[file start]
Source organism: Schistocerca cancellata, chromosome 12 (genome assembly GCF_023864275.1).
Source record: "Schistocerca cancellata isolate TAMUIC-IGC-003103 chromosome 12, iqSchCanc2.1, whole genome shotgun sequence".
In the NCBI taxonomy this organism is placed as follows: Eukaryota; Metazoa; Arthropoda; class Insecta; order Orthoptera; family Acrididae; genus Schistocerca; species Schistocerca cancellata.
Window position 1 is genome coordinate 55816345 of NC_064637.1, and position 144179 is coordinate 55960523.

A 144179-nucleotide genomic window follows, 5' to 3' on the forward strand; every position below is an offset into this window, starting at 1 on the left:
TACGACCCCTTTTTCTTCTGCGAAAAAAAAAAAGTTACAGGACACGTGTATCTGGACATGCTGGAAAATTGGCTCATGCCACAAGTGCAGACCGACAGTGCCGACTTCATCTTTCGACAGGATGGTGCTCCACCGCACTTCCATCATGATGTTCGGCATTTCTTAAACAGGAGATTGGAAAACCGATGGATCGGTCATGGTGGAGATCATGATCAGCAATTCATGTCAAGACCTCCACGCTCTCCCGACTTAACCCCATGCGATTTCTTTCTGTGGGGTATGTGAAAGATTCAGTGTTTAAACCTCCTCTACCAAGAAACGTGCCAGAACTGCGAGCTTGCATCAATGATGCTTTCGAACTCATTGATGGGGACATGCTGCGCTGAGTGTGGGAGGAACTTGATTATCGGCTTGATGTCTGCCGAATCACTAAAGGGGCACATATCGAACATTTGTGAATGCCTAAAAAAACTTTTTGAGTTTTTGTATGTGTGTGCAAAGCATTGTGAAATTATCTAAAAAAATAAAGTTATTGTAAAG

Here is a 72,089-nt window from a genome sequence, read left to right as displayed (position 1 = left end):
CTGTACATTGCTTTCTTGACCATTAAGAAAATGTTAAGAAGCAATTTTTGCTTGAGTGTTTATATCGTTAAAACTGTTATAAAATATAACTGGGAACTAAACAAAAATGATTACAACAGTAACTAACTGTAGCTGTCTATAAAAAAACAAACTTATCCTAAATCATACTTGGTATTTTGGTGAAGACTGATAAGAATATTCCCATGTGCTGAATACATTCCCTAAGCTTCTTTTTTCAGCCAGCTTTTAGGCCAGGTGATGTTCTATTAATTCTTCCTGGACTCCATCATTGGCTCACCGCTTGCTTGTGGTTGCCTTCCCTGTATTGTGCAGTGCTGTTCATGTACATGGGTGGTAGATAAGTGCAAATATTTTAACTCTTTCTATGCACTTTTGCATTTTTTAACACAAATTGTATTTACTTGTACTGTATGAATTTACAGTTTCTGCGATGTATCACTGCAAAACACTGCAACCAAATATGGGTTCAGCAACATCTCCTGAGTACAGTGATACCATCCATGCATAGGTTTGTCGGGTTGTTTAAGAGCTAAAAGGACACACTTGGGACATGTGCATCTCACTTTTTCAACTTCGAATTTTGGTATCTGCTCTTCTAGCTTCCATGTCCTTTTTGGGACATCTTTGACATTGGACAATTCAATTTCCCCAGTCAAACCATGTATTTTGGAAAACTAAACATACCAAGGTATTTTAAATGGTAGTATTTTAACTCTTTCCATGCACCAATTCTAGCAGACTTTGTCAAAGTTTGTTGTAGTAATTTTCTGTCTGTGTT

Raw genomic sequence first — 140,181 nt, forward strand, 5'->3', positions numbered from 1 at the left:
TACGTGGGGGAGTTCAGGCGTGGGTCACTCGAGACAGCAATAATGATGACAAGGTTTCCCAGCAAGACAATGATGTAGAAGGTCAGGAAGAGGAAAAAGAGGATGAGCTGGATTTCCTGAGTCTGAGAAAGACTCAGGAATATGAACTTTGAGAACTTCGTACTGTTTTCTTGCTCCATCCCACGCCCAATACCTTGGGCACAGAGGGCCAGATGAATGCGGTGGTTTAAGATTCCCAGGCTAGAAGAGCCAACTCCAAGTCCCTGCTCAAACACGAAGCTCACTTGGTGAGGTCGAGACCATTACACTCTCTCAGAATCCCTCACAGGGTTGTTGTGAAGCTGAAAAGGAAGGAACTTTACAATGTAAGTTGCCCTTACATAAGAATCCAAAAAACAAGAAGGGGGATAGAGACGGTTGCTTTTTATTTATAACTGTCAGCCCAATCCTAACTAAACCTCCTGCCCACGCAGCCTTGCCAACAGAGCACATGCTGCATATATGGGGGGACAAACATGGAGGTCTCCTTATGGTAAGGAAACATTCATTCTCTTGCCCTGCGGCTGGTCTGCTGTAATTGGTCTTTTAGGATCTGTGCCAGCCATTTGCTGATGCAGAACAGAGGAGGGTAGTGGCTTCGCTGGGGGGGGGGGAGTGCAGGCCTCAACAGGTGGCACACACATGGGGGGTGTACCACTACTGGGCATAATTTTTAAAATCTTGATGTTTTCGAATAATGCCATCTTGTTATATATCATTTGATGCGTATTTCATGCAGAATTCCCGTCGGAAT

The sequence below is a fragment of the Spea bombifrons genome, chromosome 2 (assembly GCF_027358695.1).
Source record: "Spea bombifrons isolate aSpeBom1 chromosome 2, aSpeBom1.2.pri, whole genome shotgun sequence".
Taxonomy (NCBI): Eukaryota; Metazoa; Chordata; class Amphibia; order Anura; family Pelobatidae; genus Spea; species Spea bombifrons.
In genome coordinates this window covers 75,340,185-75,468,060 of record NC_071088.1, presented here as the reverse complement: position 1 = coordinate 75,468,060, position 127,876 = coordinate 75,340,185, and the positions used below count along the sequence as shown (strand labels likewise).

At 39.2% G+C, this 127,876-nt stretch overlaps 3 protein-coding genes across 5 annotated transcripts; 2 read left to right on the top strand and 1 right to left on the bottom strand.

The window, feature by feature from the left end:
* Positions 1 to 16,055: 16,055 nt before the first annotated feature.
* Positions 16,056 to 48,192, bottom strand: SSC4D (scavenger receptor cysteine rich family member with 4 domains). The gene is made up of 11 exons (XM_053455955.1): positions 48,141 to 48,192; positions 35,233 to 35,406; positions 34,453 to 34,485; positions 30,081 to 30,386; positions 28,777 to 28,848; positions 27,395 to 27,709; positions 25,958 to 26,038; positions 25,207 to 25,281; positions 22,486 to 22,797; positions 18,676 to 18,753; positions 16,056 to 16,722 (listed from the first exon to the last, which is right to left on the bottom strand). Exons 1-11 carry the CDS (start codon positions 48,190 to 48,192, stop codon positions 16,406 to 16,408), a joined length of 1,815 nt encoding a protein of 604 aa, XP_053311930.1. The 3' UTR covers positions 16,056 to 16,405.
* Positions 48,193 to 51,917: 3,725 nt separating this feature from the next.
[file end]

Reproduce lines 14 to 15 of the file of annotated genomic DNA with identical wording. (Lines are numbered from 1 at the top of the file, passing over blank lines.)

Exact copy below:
In genome coordinates this window covers 75,340,185-75,468,060 of record NC_071088.1, presented here as the reverse complement: position 1 = coordinate 75,468,060, position 127,876 = coordinate 75,340,185, and the positions used below count along the sequence as shown (strand labels likewise).

At 39.2% G+C, this 127,876-nt stretch overlaps 3 protein-coding genes across 5 annotated transcripts; 2 read left to right on the top strand and 1 right to left on the bottom strand.